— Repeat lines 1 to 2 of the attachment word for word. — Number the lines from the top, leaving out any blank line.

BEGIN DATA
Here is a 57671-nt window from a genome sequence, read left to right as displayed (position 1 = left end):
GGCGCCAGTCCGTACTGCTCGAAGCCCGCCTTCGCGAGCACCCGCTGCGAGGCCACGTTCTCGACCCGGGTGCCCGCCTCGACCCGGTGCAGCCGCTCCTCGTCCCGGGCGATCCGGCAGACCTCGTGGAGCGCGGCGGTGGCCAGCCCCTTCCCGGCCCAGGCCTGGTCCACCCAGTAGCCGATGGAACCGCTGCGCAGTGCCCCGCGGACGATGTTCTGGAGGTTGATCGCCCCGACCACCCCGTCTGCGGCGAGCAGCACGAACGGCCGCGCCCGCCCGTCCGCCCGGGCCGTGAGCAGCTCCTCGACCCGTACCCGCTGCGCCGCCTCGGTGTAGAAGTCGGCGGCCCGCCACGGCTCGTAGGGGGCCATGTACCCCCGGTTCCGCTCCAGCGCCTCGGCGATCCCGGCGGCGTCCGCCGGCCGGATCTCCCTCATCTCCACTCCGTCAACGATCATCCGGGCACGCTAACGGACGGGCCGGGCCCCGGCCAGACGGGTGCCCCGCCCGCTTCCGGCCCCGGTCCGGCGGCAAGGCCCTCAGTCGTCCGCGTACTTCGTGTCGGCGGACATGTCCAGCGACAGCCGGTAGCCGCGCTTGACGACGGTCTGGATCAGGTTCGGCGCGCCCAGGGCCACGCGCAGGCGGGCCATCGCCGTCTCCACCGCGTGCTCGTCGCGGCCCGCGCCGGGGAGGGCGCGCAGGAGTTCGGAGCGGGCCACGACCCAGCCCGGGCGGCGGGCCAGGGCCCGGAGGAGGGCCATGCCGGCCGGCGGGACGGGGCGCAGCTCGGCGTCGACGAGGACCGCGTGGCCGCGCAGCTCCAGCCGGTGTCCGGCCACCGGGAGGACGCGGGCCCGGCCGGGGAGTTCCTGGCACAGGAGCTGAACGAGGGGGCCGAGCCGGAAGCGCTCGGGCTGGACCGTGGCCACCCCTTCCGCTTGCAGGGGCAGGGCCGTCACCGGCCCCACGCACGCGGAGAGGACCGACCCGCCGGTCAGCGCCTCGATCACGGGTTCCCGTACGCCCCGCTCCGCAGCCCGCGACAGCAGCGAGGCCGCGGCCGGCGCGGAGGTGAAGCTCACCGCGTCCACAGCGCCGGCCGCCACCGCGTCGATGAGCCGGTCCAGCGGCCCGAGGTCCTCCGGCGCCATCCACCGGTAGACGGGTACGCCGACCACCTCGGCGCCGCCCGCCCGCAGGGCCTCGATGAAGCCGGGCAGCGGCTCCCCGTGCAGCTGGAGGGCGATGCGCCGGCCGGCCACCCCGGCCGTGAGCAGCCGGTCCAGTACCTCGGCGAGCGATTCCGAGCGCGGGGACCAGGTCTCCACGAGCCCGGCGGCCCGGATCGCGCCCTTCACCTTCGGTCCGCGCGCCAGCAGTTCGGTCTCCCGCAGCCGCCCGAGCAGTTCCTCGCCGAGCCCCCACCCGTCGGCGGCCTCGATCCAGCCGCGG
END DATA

Here is a 57671-nt window from a genome sequence, read left to right as displayed (position 1 = left end):
GGCGCCAGTCCGTACTGCTCGAAGCCCGCCTTCGCGAGCACCCGCTGCGAGGCCACGTTCTCGACCCGGGTGCCCGCCTCGACCCGGTGCAGCCGCTCCTCGTCCCGGGCGATCCGGCAGACCTCGTGGAGCGCGGCGGTGGCCAGCCCCTTCCCGGCCCAGGCCTGGTCCACCCAGTAGCCGATGGAACCGCTGCGCAGTGCCCCGCGGACGATGTTCTGGAGGTTGATCGCCCCGACCACCCCGTCTGCGGCGAGCAGCACGAACGGCCGCGCCCGCCCGTCCGCCCGGGCCGTGAGCAGCTCCTCGACCCGTACCCGCTGCGCCGCCTCGGTGTAGAAGTCGGCGGCCCGCCACGGCTCGTAGGGGGCCATGTACCCCCGGTTCCGCTCCAGCGCCTCGGCGATCCCGGCGGCGTCCGCCGGCCGGATCTCCCTCATCTCCACTCCGTCAACGATCATCCGGGCACGCTAACGGACGGGCCGGGCCCCGGCCAGACGGGTGCCCCGCCCGCTTCCGGCCCCGGTCCGGCGGCAAGGCCCTCAGTCGTCCGCGTACTTCGTGTCGGCGGACATGTCCAGCGACAGCCGGTAGCCGCGCTTGACGACGGTCTGGATCAGGTTCGGCGCGCCCAGGGCCACGCGCAGGCGGGCCATCGCCGTCTCCACCGCGTGCTCGTCGCGGCCCGCGCCGGGGAGGGCGCGCAGGAGTTCGGAGCGGGCCACGACCCAGCCCGGGCGGCGGGCCAGGGCCCGGAGGAGGGCCATGCCGGCCGGCGGGACGGGGCGCAGCTCGGCGTCGACGAGGACCGCGTGGCCGCGCAGCTCCAGCCGGTGTCCGGCCACCGGGAGGACGCGGGCCCGGCCGGGGAGTTCCTGGCACAGGAGCTGAACGAGGGGGCCGAGCCGGAAGCGCTCGGGCTGGACCGTGGCCACCCCTTCCGCTTGCAGGGGCAGGGCCGTCACCGGCCCCACGCACGCGGAGAGGACCGACCCGCCGGTCAGCGCCTCGATCACGGGTTCCCGTACGCCCCGCTCCGCAGCCCGCGACAGCAGCGAGGCCGCGGCCGGCGCGGAGGTGAAGCTCACCGCGTCCACAGCGCCGGCCGCCACCGCGTCGATGAGCCGGTCCAGCGGCCCGAGGTCCTCCGGCGCCATCCACCGGTAGACGGGTACGCCGACCACCTCGGCGCCGCCCGCCCGCAGGGCCTCGATGAAGCCGGGCAGCGGCTCCCCGTGCAGCTGGAGGGCGATGCGCCGGCCGGCCACCCCGGCCGTGAGCAGCCGGTCCAGTACCTCGGCGAGCGATTCCGAGCGCGGGGACCAGGTCTCCACGAGCCCGGCGGCCCGGATCGCGCCCTTCACCTTCGGTCCGCGCGCCAGCAGTTCGGTCTCCCGCAGCCGCCCGAGCAGTTCCTCGCCGAGCCCCCACCCGTCGGCGGCCTCGATCCAGCCGCGG